Thursday, February 05, 2015

Challenges for Anonymous Review

I'm continuing to think about journals. There are a lot of serious problems, and it's really unclear how to fix them. I want to lay out another problem I haven't seen remarked on before. This one's more about referees and authors than editors. I'll start with a problem that has been remarked on before:

As has recently been observed several times, even with the best editorial practices in the world, it's not very difficult for a referee who isn't committed to anonymous review to google the title of a submission and learn the author. If, like most of us, you don't submit your paper until after it's been around in various forms for a while—you've presented it at workshops, posted drafts online for comments, etc.—the anonymity of the review process is contingent on the whim of the referee. It's possible to take some steps here as an author—you can change the title prior to submission, for example. This will make it harder for a referee to discover your identity, but likely not impossible.

Here's the twist on the problem: the reason that anonymous refereeing is important is to avoid bias—preferential treatment of some submissions (those by established figures, white people, native English speakers, men, people educated at prestigious departments, etc.) over others. So while it's possible for authors to go to extraordinary measures to protect their anonymity, in many cases, it's against their own selfish interests to do so. Suppose for the purpose of argument—and this strikes me as fairly plausible—that I am someone who is more likely to be unfairly benefitted, than unfairly harmed, by a breakdown in anonymous review. I'm at least most of the kinds of people mentioned in that parenthetical. (I've never quite figured out whether I'm a white person or not.) When I submit my paper to a journal, the journal has a rule, and the profession has a norm, that I should anonymise my paper. I remove self-citations or put them into the third person, I omit acknowledgements, etc. But now I have a choice to make: in addition to removing that straightforward information from my submission, should I take my draft down from my website, and change the title? Should I paraphrase key sections that are too similar to the abstract of a talk I gave last year that's still up on a workshop website? If anonymous review were very important to me, I could go to extra effort to preserve it. But if I'm thinking selfishly—and I do think it's reasonable for individuals participating in this system to be making these kinds of decisions selfishly—I'm not going to be very motivated to do so.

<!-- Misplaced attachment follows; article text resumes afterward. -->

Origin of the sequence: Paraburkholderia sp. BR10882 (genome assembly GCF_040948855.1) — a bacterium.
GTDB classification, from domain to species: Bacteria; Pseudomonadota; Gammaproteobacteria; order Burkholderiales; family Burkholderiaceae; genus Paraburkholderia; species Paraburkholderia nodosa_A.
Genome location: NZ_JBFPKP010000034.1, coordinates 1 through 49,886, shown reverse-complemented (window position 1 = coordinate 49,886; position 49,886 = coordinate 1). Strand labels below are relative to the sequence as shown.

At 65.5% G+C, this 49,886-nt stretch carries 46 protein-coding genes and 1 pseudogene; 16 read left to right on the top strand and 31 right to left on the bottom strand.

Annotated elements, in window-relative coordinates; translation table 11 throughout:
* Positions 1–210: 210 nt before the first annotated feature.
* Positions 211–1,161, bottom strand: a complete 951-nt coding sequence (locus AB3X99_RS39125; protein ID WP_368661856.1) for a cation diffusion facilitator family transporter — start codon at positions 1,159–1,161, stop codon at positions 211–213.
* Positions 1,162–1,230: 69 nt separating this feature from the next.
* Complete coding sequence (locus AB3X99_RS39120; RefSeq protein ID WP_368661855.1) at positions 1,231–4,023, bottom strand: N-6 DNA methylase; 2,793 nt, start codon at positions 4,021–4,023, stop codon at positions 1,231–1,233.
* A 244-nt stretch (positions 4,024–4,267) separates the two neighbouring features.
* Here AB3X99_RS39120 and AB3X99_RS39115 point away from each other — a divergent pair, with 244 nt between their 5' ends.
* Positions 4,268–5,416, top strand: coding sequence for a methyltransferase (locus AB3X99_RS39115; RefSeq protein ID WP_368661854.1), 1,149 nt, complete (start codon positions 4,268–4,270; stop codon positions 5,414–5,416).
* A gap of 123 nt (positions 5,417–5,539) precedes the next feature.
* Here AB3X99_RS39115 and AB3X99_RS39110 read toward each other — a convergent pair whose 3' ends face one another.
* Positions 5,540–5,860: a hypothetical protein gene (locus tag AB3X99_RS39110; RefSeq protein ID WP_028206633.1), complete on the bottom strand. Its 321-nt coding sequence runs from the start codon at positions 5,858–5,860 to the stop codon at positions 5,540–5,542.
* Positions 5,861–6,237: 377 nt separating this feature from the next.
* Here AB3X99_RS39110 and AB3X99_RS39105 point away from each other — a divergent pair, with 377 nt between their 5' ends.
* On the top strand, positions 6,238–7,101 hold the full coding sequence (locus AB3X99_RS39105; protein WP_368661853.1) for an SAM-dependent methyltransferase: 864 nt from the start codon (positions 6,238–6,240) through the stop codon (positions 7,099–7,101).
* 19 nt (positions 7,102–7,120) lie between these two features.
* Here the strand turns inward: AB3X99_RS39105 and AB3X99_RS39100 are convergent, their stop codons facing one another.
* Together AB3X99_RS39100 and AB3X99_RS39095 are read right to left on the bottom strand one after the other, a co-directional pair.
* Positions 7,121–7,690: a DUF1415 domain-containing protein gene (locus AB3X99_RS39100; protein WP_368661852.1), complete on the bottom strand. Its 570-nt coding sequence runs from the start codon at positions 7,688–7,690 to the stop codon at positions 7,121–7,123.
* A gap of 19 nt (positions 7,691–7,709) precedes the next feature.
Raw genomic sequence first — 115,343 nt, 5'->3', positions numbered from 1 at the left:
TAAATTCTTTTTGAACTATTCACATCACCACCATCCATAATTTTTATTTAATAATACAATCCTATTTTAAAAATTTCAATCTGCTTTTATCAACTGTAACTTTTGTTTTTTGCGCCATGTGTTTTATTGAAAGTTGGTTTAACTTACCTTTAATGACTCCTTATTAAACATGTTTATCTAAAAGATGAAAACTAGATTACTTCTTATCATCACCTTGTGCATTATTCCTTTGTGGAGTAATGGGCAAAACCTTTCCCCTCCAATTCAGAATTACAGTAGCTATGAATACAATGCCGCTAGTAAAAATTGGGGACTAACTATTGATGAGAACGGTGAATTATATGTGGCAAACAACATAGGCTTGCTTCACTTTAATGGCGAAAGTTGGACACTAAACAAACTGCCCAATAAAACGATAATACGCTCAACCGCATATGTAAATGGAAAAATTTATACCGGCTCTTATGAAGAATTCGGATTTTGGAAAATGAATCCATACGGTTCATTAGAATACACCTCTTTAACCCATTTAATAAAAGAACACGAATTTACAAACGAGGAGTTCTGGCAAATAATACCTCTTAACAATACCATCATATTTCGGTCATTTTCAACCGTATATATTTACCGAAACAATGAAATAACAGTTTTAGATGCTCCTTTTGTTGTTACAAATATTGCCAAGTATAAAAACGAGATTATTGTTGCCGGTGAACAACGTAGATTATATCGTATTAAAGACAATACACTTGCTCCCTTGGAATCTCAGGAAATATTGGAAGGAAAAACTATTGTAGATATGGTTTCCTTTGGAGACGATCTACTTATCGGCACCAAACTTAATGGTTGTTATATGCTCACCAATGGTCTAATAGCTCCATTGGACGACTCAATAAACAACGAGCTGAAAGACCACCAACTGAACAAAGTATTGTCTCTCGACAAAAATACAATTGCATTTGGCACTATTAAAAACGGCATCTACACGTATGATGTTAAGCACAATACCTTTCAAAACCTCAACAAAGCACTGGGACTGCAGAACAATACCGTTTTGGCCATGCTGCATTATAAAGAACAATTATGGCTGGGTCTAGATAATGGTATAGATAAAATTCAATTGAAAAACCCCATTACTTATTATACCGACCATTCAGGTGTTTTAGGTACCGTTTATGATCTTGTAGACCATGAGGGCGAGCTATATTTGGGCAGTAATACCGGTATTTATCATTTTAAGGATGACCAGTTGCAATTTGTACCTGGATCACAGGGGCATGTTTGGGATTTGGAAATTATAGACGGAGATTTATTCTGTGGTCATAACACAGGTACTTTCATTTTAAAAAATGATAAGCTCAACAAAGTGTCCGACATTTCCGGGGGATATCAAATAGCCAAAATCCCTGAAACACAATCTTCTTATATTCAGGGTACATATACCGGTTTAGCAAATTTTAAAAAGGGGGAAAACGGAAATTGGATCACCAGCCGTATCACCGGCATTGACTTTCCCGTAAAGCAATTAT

It is only those who need the protection from negative bias who are incentivised to go to great lengths to ensure anonymous review. And so now we get to the next layer of the problem: if, as seems likely, the people most incentivised to ensure anonymous review are more likely than others to take the steps to render their submissions ungooglable, then ungooglibility becomes evidence a submission by someone referees are biased against. If a referee decides to google the paper, and finds nothing, the referee can take this to be evidence against the paper's having been written by someone "important".

I can only see two solutions to this problem; both seem very difficult to implement. The first is that authors don't treat these kinds of extraordinary measures as optional—journal policies or disciplinary norms could make clear that authors must not include drafts online, or references to titles, or submit papers with language too similar to language on workshop websites, etc. This seems like a very intrusive requirement, but if the rules could be articulated clearly enough, it might do the job. The other is the obvious one: that referees don't go seeking this information out. This requires sound judgment on the part of referees, and is hard to enforce, but it would also work. The difficulty here, of course, is that it's so hard for editors to get good referees (or any referees), because there's so little incentive to do the job well, ethically, or at all.

I don't know how to make the economics work, but I feel like a lot of things would be much easier if there were some way we could pay referees for their work.

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